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Physical : (a) of or relating to physics (b) characterized or produced by the forces and operations of physics (c) having material existence : perceptible especially through the senses and subject to the laws of nature — Webster

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Realm : kingdom, sphere, domain — Webster

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Physical Realm : kingdom, sphere, or domain of things that have material existence and are perceptible, especially those things perceptible through the senses and subject to the laws of nature — M.E.Hopper

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Physical universe In religion and esotericism, the term “physical universe” or “material universe” is used to distinguish the physical matter of the universe from a proposed spiritual or supernatural essence. — Wikipedia

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Physical science is a branch of natural science that studies non-living systems, in contrast to life science. It in turn has many branches, each referred to as a “physical science”, together called the “physical sciences”. However, the term physical creates an unintended, somewhat arbitrary distinction, since many branches of physical science also study biological phenomena and branches of chemistry, such as organic chemistry. — Wikipedia

Encyclopædia Britannica

Physics is the natural science that studies matter and its motion and behavior through space and time and that studies the related entities of energy and force. Physics is one of the most fundamental scientific disciplines, and its main goal is to understand how the universe behaves. — Wikipedia

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What if?

What If? Answering your hypothetical questions with physics, every Tuesday.

  • Earth-Moon Fire Pole
    by xkcd on May 21, 2018 at 12:00 am

    <article class="entry"> <a href="//what-if.xkcd.com/157/"><h1>Earth-Moon Fire Pole</h1></a> <p id="question">My son (5y) asked me today: If there were a kind of a fireman&#39;s pole from the Moon down to the Earth, how long would it take to slide all the way from the Moon to the Earth?</p> <p id="attribute">Ramon Schönborn, Germany</p> <p>First, let&#39;s get a few things out of the […]

  • Electrofishing for Whales
    by xkcd on March 9, 2017 at 12:00 am

    <article class="entry"> <a href="//what-if.xkcd.com/156/"><h1>Electrofishing for Whales</h1></a> <p id="question">I used to work on a fisheries crew where we would use an electro-fisher backpack to momentarily stun small fish (30 - 100 mm length) so we could scoop them up with nets to identify and measure them. The larger fish tended to be stunned for slightly longer because of their larger surface area but I don&#39;t […]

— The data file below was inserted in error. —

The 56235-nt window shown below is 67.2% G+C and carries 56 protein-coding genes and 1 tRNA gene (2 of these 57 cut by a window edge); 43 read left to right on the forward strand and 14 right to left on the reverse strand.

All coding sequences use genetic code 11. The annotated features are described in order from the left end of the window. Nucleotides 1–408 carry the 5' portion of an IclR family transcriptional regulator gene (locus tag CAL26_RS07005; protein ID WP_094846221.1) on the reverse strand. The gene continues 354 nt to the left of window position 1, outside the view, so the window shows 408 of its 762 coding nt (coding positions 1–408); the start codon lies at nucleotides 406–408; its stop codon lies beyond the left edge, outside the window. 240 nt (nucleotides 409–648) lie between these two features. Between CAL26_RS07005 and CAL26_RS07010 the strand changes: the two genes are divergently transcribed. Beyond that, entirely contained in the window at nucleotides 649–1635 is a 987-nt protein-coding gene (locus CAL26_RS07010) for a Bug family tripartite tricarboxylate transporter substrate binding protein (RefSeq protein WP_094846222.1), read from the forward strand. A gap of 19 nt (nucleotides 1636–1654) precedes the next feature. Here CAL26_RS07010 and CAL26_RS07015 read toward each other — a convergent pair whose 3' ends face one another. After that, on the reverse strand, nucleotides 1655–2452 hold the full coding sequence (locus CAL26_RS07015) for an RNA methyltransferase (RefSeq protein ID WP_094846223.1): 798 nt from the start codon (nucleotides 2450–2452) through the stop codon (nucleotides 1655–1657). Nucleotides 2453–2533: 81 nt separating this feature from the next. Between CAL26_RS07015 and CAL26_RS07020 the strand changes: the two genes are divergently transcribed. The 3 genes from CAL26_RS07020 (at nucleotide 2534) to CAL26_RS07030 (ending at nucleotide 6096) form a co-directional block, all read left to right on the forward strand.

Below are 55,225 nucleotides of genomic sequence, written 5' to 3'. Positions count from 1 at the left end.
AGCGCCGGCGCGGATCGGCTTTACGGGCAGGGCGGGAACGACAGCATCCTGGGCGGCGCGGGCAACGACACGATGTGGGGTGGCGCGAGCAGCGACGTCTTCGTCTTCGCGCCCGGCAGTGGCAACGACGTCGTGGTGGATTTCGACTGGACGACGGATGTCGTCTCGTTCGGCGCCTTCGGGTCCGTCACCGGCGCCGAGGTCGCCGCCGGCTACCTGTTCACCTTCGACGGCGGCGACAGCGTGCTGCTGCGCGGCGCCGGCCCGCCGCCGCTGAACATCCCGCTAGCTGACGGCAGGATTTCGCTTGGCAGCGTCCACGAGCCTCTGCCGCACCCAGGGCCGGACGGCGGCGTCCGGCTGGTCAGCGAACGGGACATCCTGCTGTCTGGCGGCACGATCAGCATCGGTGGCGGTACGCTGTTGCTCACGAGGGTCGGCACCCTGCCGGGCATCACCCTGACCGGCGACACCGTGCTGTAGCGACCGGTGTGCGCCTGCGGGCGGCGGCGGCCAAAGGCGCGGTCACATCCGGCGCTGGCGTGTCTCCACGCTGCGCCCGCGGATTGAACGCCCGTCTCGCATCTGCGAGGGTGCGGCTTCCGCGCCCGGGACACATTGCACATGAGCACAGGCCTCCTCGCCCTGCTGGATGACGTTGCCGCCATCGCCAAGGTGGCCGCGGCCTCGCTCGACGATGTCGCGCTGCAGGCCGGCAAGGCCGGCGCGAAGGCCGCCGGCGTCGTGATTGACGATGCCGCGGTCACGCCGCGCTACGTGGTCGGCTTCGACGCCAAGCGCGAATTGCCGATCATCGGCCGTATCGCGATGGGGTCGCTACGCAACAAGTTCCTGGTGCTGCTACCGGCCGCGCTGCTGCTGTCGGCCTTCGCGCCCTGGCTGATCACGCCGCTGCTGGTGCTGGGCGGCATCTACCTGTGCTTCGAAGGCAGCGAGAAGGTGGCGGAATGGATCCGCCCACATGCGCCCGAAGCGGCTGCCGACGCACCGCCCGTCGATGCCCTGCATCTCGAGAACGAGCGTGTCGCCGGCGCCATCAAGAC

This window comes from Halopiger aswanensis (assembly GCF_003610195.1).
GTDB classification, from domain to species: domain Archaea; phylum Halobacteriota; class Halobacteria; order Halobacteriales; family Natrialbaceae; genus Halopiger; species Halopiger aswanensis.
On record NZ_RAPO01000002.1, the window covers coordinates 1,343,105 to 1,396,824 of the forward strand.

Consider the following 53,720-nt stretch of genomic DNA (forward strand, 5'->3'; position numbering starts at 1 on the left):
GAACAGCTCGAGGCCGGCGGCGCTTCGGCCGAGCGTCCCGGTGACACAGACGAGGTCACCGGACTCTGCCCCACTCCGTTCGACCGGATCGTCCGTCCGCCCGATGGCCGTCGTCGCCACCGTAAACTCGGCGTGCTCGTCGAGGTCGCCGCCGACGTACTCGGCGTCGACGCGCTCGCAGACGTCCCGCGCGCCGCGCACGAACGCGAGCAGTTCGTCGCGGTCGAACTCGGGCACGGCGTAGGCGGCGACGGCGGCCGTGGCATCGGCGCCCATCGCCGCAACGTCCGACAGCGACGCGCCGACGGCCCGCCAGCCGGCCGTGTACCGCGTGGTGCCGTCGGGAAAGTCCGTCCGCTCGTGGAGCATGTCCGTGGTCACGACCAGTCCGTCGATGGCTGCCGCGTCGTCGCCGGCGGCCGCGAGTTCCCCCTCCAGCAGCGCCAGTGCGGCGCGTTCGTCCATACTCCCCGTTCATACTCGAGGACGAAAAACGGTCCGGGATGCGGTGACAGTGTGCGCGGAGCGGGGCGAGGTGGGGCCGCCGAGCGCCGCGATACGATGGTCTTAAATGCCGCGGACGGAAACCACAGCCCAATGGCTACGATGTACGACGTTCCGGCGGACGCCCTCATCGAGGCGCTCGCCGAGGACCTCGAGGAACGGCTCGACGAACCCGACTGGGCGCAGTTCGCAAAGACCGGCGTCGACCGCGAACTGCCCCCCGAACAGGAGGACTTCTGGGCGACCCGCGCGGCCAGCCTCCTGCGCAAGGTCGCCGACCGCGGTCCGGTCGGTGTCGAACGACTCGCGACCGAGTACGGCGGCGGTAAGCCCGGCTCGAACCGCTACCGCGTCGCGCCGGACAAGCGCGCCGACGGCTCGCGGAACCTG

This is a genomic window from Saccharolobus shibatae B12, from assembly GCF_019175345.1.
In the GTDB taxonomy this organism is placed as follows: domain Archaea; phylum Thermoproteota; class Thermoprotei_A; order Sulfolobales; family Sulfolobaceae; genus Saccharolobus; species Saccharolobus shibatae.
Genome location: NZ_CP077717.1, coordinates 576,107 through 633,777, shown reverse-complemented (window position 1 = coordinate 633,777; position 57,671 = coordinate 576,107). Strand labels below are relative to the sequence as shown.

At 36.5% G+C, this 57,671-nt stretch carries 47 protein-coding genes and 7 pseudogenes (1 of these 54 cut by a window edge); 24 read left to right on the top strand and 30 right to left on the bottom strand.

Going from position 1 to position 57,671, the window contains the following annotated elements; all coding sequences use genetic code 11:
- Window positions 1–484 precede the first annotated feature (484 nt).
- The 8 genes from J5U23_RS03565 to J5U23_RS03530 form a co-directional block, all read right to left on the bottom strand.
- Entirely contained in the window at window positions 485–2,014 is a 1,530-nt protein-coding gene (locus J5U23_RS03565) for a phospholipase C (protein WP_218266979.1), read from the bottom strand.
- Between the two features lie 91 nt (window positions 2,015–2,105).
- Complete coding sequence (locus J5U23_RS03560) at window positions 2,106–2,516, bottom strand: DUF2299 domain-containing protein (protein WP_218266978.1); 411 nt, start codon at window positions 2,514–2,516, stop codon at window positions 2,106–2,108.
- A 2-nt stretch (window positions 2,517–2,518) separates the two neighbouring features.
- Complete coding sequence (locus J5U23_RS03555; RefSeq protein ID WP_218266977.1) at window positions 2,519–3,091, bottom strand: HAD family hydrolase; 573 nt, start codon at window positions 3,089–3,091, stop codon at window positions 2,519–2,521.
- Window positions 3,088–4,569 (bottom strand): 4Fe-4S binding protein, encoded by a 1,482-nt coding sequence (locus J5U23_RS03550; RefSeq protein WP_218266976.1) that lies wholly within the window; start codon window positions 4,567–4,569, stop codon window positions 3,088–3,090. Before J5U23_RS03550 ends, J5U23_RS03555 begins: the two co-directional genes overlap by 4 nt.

• Toaster vs. Freezer
    by xkcd on February 28, 2017 at 12:00 am

    <article class="entry"> <a href="//what-if.xkcd.com/155/"><h1>Toaster vs. Freezer</h1></a> <p id="question">Would a toaster still work in a freezer?</p> <p id="attribute">—<a href="http://www.maximumfun.org/shows/my-brother-my-brother-and-me">My Brother, My Brother and Me</a>, <a […]

  • Coast-to-Coast Coasting
    by xkcd on February 8, 2017 at 12:00 am

    <article class="entry"> <a href="//what-if.xkcd.com/154/"><h1>Coast-to-Coast Coasting</h1></a> <p id="question">What if the entire continental US was on a decreasing slope from West to East. How steep would the slope have to be to sustain the momentum needed to ride a bicycle the entire distance without pedaling?</p> <p id="attribute">—Brandon Rooks</p> <p>Too steep to actually build, […]

  • Hide the Atmosphere
    by xkcd on January 30, 2016 at 12:00 am

    <article class="entry"> <a href="//what-if.xkcd.com/153/"><h1>Hide the Atmosphere</h1></a> <p id="question">Earth’s atmosphere is really thin compared to the radius of the Earth. How big a hole do I need to dig before people suffocate?</p> <p id="attribute">—Sam Burke</p> <p>The idea here is straightforward: When you dig a hole in the ground, the hole fills up with air.<span […]

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EurekAlert! - Chemistry, Physics and Materials Sciences The premier online source for science news since 1996. A service of the American Association for the Advancement of Science.

  • Astronomers discover giant relic of disrupted...
    on November 19, 2018 at 5:00 am

    (American Friends of Tel Aviv University) A team of astronomers led by TAU's Dr. Noah Brosch has identified a disrupted galaxy resembling a giant tadpole, complete with an elliptical head and a long, straight tail, about 300 million light years away from Earth. The discovery illuminates how and why galaxies disappear. […]

  • Chemistry freed from space and time
    on November 19, 2018 at 5:00 am

    (Wiley) Shopping on the internet, storing photos in the cloud, turning up a thermostat with an app--all are commonplace. Now, the internet of things and the cloud are entering the world of chemical research and production, as reported in the journal Angewandte Chemie. Researchers have used remote servers in Japan to autonomously optimize conditions to synthesize drugs in a British laboratory. The process was controlled over the internet by researchers in the USA. […]